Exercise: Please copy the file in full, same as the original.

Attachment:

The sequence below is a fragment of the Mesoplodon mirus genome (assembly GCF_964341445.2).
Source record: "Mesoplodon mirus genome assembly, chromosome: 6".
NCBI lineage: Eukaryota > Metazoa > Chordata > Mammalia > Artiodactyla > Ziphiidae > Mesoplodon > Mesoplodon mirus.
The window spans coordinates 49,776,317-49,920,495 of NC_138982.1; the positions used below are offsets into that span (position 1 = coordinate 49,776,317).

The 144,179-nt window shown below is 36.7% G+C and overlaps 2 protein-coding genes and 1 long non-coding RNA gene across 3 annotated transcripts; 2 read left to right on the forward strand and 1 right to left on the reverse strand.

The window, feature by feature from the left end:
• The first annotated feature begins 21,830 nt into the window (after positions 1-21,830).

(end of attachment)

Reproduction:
The sequence below is a fragment of the Mesoplodon mirus genome (assembly GCF_964341445.2).
Source record: "Mesoplodon mirus genome assembly, chromosome: 6".
NCBI lineage: Eukaryota > Metazoa > Chordata > Mammalia > Artiodactyla > Ziphiidae > Mesoplodon > Mesoplodon mirus.
The window spans coordinates 49,776,317-49,920,495 of NC_138982.1; the positions used below are offsets into that span (position 1 = coordinate 49,776,317).

The 144,179-nt window shown below is 36.7% G+C and overlaps 2 protein-coding genes and 1 long non-coding RNA gene across 3 annotated transcripts; 2 read left to right on the forward strand and 1 right to left on the reverse strand.

The window, feature by feature from the left end:
• The first annotated feature begins 21,830 nt into the window (after positions 1-21,830).